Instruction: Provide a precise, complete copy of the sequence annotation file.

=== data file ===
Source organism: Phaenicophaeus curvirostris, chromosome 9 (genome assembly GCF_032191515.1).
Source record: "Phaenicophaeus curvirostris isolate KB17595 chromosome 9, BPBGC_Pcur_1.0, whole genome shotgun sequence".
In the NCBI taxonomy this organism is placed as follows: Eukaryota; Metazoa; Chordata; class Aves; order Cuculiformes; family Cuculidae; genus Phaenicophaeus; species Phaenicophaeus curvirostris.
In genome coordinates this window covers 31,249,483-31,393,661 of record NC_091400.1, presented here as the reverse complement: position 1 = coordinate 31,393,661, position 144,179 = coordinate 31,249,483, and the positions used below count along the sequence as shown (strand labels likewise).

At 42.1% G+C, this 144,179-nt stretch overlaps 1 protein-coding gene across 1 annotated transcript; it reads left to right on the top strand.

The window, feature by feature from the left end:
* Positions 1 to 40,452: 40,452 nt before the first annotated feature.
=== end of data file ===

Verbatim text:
Source organism: Phaenicophaeus curvirostris, chromosome 9 (genome assembly GCF_032191515.1).
Source record: "Phaenicophaeus curvirostris isolate KB17595 chromosome 9, BPBGC_Pcur_1.0, whole genome shotgun sequence".
In the NCBI taxonomy this organism is placed as follows: Eukaryota; Metazoa; Chordata; class Aves; order Cuculiformes; family Cuculidae; genus Phaenicophaeus; species Phaenicophaeus curvirostris.
In genome coordinates this window covers 31,249,483-31,393,661 of record NC_091400.1, presented here as the reverse complement: position 1 = coordinate 31,393,661, position 144,179 = coordinate 31,249,483, and the positions used below count along the sequence as shown (strand labels likewise).

At 42.1% G+C, this 144,179-nt stretch overlaps 1 protein-coding gene across 1 annotated transcript; it reads left to right on the top strand.

The window, feature by feature from the left end:
* Positions 1 to 40,452: 40,452 nt before the first annotated feature.